COLUMN - 'A gentle girl becomes a tough woman. But how much more killing can she take?' WaPo's Courtland Milloy: "You may have heard of Asiyah Timimi, an anti-violence activist in D.C. and mother of three sons. She has been in the news lately because of her advocacy and because each of her sons has been a victim of gun violence.

"Two of them are mostly recovered from their injuries, but the youngest, age 27, remains paralyzed after being shot in the spine last year.

"I met Timimi during a recent discussion about solutions to gun violence held at the Martin Luther King Jr. Memorial Library in the District. She was advocating for better mental health services. Her son had become so depressed about being paralyzed, she said, that he would try to roll his wheelchair into oncoming traffic." [WaPo]

 OPINION - 'WMATA is a laggard on electrifying buses.' Steve Banashek, Elliott Negin and Timothy Oberleiton in GGWash: "Earlier this year, Washington Metropolitan Area Transit Authority managers told the agency’s board of directors* that WMATA is a national leader when it comes to transitioning its fossil fuel buses to a zero-emission fleet.

"In fact, WMATA is lagging behind other major transit agencies across the country.

"While WMATA’s Metrobus Fleet Plan, which the board approved in 2021, will not replace all of its fossil fuel buses until 2045, fleets in Los Angeles and Houston are scheduled to be all-electric by 2030. King County, Washington—which includes Seattle—plans to electrify its bus fleet by 2035, and buses in Chicago and New York City are slated to be electrified by 2040." [GGWash]

 'Proud Boys wanted to call MPD Lt. Lamond to testify in their defense.' City Paper's Mitch Ryals: "Lawyers for former Proud Boys leader Enrique Tarrio are asking a judge to dismiss the January 6-related charges against him after learning Metropolitan Police Department Lieutenant Shane Lamond will not testify for the defense as they had planned.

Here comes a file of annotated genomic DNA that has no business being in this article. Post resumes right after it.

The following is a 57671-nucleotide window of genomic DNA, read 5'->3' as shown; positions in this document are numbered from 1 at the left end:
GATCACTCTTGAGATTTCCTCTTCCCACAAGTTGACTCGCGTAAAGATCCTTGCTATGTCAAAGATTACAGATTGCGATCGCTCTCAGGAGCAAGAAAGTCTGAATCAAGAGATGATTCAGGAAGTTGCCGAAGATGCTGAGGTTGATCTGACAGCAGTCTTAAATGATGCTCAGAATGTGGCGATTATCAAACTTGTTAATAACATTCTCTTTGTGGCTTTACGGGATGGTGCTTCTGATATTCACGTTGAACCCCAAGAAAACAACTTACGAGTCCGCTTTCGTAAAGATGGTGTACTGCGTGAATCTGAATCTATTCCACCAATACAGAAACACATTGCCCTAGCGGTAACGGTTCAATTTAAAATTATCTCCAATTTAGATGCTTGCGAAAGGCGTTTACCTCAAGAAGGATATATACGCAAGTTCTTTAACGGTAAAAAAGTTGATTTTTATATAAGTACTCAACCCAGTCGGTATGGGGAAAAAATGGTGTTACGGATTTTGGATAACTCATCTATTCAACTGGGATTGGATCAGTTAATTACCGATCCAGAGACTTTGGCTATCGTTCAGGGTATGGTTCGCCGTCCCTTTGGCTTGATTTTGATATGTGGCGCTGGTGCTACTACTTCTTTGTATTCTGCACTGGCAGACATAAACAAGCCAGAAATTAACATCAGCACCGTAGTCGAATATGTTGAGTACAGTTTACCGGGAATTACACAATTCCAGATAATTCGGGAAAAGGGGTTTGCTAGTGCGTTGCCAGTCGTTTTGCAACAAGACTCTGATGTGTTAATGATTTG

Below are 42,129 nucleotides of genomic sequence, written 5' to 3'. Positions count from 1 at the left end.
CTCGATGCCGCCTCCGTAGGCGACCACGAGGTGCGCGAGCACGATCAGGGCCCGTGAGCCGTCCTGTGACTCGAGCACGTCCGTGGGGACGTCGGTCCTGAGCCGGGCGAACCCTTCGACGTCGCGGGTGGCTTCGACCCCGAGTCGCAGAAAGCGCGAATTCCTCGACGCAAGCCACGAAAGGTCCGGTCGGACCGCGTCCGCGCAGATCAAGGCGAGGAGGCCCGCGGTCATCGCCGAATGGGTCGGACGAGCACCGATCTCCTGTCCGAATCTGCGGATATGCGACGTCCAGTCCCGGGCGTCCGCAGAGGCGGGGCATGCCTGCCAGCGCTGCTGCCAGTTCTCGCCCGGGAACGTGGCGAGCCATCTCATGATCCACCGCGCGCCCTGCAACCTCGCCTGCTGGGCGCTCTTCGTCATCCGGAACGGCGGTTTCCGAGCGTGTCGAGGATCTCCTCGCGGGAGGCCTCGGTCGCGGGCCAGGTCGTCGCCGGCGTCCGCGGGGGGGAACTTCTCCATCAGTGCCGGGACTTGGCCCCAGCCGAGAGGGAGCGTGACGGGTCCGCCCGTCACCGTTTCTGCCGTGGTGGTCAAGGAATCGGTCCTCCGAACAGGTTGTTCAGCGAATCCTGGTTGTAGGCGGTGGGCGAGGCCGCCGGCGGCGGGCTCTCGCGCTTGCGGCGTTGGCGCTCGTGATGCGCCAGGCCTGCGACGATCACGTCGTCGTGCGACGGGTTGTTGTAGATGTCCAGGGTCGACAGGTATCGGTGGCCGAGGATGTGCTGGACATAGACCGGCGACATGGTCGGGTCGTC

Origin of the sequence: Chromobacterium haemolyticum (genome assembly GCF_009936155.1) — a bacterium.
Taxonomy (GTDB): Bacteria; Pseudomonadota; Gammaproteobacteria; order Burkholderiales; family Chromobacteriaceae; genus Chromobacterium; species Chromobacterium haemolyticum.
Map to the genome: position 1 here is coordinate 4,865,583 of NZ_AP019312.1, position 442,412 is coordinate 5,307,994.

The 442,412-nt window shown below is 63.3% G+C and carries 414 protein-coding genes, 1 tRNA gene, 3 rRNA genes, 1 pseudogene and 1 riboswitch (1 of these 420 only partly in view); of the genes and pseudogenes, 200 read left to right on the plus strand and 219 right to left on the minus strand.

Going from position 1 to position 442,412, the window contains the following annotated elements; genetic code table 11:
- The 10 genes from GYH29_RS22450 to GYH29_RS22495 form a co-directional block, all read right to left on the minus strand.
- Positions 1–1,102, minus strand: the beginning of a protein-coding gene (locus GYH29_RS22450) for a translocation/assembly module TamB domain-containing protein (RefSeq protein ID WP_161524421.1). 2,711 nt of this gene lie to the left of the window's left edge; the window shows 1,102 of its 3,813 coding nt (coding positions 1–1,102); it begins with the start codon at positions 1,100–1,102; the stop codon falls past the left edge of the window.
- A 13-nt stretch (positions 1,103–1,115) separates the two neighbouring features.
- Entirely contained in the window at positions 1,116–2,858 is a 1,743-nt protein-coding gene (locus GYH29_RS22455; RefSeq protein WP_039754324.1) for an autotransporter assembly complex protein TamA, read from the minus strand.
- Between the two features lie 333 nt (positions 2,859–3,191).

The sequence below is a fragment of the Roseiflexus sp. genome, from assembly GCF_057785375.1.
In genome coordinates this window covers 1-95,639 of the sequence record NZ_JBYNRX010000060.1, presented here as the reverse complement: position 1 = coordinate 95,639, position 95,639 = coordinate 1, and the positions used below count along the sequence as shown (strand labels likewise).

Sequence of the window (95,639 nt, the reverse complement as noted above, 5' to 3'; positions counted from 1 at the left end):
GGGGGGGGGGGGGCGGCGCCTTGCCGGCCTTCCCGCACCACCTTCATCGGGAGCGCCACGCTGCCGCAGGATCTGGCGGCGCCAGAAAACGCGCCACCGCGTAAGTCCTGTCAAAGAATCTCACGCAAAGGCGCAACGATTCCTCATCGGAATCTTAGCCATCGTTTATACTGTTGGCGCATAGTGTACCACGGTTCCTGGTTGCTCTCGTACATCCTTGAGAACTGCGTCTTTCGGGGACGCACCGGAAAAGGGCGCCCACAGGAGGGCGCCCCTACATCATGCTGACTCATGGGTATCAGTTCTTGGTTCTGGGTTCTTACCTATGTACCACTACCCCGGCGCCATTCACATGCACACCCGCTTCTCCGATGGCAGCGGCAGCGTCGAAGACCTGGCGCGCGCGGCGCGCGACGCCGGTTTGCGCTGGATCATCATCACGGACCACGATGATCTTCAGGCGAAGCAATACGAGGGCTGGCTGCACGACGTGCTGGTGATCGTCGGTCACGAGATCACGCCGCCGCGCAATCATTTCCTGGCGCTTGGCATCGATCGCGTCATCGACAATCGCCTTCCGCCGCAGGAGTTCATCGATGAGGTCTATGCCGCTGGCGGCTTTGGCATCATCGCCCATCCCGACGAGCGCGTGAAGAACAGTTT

"MPD placed Lamond on administrative leave in February for alleged improper communication with Tarrio leading up to the Jan. 6 insurrection. Lamond is a 22-year veteran of the force, and as head of the intelligence branch, he communicated with the Proud Boys and other groups planning demonstrations in the District." [City Paper]

 'GW University purchases Foggy Bottom building from World Bank.' WBJ's Tristan Navera: "George Washington University has expanded its footprint in Foggy Bottom.

"The university exercised an option Friday to acquire the 463,151-square-foot 600 19th St. NW from the International Bank for Reconstruction and Development, an arm of the World Bank Group, according to information from the D.C. Recorder of Deeds.

" … GWU and IBRD had inked an option on the 10-story building in 1980, so long as it executed on the deal before 2022 — the university began the process to acquire the building in 2019, deeds show." [WBJ]